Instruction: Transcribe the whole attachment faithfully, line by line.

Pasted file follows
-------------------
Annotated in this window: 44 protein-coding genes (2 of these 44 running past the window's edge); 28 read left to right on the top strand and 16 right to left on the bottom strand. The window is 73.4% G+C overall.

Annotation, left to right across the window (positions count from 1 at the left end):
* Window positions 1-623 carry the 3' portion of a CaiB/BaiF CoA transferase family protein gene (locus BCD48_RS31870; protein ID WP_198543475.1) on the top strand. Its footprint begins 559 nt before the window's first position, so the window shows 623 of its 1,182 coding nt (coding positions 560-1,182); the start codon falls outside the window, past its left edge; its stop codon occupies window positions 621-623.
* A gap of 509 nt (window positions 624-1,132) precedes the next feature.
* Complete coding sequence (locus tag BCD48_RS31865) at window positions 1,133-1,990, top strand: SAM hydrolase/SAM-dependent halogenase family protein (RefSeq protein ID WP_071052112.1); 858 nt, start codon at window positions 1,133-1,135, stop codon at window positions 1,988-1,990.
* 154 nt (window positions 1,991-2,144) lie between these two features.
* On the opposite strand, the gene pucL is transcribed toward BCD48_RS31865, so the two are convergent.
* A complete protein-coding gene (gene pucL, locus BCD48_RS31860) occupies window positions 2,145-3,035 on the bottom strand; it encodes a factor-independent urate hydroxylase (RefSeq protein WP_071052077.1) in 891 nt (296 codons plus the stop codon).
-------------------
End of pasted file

Annotated in this window: 44 protein-coding genes (2 of these 44 running past the window's edge); 28 read left to right on the top strand and 16 right to left on the bottom strand. The window is 73.4% G+C overall.

Annotation, left to right across the window (positions count from 1 at the left end):
* Window positions 1-623 carry the 3' portion of a CaiB/BaiF CoA transferase family protein gene (locus BCD48_RS31870; protein ID WP_198543475.1) on the top strand. Its footprint begins 559 nt before the window's first position, so the window shows 623 of its 1,182 coding nt (coding positions 560-1,182); the start codon falls outside the window, past its left edge; its stop codon occupies window positions 621-623.
* A gap of 509 nt (window positions 624-1,132) precedes the next feature.
* Complete coding sequence (locus tag BCD48_RS31865) at window positions 1,133-1,990, top strand: SAM hydrolase/SAM-dependent halogenase family protein (RefSeq protein ID WP_071052112.1); 858 nt, start codon at window positions 1,133-1,135, stop codon at window positions 1,988-1,990.
* 154 nt (window positions 1,991-2,144) lie between these two features.
* On the opposite strand, the gene pucL is transcribed toward BCD48_RS31865, so the two are convergent.
* A complete protein-coding gene (gene pucL, locus BCD48_RS31860) occupies window positions 2,145-3,035 on the bottom strand; it encodes a factor-independent urate hydroxylase (RefSeq protein WP_071052077.1) in 891 nt (296 codons plus the stop codon).